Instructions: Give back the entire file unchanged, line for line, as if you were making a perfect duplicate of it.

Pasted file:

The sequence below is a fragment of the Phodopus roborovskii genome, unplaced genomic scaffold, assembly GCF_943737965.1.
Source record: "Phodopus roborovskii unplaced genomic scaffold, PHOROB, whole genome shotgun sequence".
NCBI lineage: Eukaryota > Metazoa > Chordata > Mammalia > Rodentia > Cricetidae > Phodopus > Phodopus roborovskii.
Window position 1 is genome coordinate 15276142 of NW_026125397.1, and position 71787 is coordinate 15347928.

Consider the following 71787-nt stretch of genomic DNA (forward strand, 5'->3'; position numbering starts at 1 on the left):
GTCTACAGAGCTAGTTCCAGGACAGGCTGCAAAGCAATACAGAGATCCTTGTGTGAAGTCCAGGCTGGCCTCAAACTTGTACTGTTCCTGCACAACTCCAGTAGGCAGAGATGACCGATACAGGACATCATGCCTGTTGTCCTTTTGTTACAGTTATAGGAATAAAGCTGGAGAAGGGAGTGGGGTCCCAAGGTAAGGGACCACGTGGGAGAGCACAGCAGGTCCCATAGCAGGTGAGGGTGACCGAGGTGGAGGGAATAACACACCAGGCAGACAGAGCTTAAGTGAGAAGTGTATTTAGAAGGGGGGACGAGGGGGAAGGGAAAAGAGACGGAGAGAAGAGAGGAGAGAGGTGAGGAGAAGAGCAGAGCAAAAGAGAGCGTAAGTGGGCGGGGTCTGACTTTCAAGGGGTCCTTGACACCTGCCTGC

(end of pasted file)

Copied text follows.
The sequence below is a fragment of the Phodopus roborovskii genome, unplaced genomic scaffold, assembly GCF_943737965.1.
Source record: "Phodopus roborovskii unplaced genomic scaffold, PHOROB, whole genome shotgun sequence".
NCBI lineage: Eukaryota > Metazoa > Chordata > Mammalia > Rodentia > Cricetidae > Phodopus > Phodopus roborovskii.
Window position 1 is genome coordinate 15276142 of NW_026125397.1, and position 71787 is coordinate 15347928.

Consider the following 71787-nt stretch of genomic DNA (forward strand, 5'->3'; position numbering starts at 1 on the left):
GTCTACAGAGCTAGTTCCAGGACAGGCTGCAAAGCAATACAGAGATCCTTGTGTGAAGTCCAGGCTGGCCTCAAACTTGTACTGTTCCTGCACAACTCCAGTAGGCAGAGATGACCGATACAGGACATCATGCCTGTTGTCCTTTTGTTACAGTTATAGGAATAAAGCTGGAGAAGGGAGTGGGGTCCCAAGGTAAGGGACCACGTGGGAGAGCACAGCAGGTCCCATAGCAGGTGAGGGTGACCGAGGTGGAGGGAATAACACACCAGGCAGACAGAGCTTAAGTGAGAAGTGTATTTAGAAGGGGGGACGAGGGGGAAGGGAAAAGAGACGGAGAGAAGAGAGGAGAGAGGTGAGGAGAAGAGCAGAGCAAAAGAGAGCGTAAGTGGGCGGGGTCTGACTTTCAAGGGGTCCTTGACACCTGCCTGC